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10 essential winter study tips

by Yvette Maurice

 It’s cold outside. There’s a frosty feeling in the air and you’ve just found your ugg boots and hot water bottle. Winter can be a great time to get ahead with your studies. Think about it – you’re probably going out less and you’re not tempted by beautiful, beachy days on the weekend. If you’re thinking about undertaking a course this year, winter could be the perfect time to get cracking. Here are some of the skills, techniques and tips on how to study during the winter to help you start!

1. Rug up and get yourself outside!

Taking frequent breaks while studying is essential for your ability to receive and retain new information. If it’s pouring outside, you’re off the hook, but otherwise, grab your puffer jacket and beanie and get to the park or the corner shops. Even a 15 minute revival break can make the difference to your productivity in the afternoon.

2. Unplug from social media

Sorry – but you know you have to. You don’t have to unplug forever, but switching off from social media is essential to getting work done. If you’re a real SM addict, allow yourself a five minute break every hour as a reward to lol at all those grumpy kittens and motivational memes. Then get back to work!

3. Make a to-do list

These help to keep you on track with your study and make sure you don’t get bored. First, block out your time: do you have 30 minutes or three hours to study? After this, examine what needs to be done. Assign priority tasks to the start of your study session, as this is where your brain works best. Switch tasks or subjects every 45 minutes to an hour as this also helps to keep you motivated. Here are some to-do list templates.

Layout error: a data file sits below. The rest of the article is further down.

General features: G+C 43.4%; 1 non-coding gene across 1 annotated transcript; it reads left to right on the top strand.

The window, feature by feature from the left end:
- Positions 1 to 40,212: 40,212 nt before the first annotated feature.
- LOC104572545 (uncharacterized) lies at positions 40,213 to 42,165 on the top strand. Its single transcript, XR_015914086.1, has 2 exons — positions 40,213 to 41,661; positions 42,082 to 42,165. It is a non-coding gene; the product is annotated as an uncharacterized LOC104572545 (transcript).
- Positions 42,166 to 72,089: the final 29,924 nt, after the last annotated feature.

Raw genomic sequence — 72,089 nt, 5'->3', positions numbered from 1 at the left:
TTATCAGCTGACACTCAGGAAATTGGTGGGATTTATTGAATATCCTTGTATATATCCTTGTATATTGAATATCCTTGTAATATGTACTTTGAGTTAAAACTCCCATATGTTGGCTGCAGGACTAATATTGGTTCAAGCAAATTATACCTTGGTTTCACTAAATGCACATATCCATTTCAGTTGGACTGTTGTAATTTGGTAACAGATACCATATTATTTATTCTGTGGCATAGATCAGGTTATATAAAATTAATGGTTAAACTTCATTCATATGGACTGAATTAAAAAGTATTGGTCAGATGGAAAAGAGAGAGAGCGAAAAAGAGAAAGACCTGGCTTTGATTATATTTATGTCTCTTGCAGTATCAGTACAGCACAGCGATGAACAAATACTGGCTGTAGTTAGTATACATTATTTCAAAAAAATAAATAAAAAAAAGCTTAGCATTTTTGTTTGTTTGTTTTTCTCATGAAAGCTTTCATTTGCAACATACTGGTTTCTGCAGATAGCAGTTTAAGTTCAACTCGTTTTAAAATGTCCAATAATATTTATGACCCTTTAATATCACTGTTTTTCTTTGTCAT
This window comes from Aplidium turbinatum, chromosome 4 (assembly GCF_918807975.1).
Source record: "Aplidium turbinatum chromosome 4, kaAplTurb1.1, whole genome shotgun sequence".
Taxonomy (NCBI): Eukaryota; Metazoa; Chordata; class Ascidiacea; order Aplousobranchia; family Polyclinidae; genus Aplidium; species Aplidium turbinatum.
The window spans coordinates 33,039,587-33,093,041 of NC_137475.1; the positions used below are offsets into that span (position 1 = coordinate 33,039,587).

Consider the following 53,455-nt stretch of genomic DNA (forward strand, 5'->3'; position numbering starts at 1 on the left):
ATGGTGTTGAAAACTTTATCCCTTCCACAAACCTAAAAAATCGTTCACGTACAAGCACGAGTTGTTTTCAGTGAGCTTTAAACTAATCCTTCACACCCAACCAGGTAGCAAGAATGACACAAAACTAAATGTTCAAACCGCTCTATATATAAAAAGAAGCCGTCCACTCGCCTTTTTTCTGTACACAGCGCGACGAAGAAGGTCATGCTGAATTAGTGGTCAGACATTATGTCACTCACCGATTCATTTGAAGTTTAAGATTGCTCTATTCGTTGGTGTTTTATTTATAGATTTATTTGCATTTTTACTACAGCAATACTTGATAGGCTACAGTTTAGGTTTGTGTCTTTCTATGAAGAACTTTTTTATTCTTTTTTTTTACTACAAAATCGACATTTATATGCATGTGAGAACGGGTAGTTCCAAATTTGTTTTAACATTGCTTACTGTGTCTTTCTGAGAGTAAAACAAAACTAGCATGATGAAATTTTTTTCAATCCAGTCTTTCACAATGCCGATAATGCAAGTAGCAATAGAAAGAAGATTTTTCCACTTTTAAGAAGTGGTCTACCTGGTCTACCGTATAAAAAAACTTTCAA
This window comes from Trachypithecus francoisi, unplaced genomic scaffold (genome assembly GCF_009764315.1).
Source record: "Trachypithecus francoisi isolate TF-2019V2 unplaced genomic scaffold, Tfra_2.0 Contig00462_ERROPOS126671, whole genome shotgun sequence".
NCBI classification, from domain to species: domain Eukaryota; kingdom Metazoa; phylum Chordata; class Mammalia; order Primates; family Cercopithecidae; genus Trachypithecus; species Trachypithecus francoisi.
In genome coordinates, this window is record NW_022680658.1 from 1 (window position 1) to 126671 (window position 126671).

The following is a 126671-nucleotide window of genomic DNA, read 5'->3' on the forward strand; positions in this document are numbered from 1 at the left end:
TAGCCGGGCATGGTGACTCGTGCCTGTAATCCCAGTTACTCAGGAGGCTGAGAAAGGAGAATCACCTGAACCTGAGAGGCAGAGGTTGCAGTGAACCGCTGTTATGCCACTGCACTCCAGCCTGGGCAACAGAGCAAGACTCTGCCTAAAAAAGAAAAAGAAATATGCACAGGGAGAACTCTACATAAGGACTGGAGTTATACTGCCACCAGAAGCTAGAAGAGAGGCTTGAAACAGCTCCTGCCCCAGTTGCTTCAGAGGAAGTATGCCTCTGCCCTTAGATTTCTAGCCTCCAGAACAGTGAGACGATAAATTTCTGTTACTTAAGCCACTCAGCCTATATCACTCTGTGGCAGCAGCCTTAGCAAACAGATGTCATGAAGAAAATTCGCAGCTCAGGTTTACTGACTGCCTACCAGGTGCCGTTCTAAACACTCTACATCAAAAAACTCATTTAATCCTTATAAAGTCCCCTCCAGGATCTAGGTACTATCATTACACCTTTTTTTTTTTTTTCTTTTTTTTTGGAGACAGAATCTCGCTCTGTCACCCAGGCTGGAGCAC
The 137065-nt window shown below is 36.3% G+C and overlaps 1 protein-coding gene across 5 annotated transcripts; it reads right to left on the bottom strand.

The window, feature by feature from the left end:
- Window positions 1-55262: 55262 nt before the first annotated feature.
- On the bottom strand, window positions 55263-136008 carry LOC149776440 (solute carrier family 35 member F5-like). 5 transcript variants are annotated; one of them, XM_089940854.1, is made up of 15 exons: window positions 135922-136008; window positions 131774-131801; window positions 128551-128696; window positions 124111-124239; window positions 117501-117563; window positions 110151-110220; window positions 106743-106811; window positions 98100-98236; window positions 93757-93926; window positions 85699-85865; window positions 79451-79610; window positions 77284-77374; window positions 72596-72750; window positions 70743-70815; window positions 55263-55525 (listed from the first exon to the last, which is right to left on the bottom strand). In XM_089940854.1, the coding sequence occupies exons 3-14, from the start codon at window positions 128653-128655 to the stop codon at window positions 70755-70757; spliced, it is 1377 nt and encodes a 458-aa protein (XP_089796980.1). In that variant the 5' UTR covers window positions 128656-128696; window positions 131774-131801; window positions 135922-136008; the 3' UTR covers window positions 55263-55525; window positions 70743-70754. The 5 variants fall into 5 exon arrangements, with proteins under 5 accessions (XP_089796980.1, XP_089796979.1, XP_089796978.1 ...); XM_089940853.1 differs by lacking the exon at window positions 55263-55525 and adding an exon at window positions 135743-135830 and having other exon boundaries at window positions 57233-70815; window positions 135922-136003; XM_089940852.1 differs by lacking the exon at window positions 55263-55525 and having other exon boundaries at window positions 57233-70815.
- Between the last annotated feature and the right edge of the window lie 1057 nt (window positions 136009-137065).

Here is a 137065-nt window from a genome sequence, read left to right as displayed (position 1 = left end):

How to Study - Techniques: Make a To Do List

4. Get a blanket and make yourself comfortable

You will not last the distance if you are cold. If you usually study in your bedroom and it resembles an ice chest more than a cosy chalet, consider taking your study somewhere warmer. Small fan or bar heaters can dehydrate you and make you feel tired, so if possible, find a study spot that is naturally warm or has central heating. Investigate your local library, community centre or local cafe – you may find a warm study spot there.

5. Lovely cup of tea

Or coffee, or milo, or chai latte. Whatever your poison is, make sure you treat yourself to a cup of your favourite brew during your study session. A small amount of caffeine can make your brain function more effectively. According to Wikipedia, there are lots of proven effects of caffeine on your short and long term memory, so if used in appropriate amounts it could help you to remember those study facts. Just don’t go overboard!

6. Find the sunniest spot and park yourself in it!

One of the best ways to motivate yourself is to make sure that you are studying in a place with lots of natural light. Depending on where you live, the sunniest part of the day will fall at different times. Open up your curtains or blinds and move into the most light-filled room to study. The vitamin D will make you feel good all day and help to keep you motivated.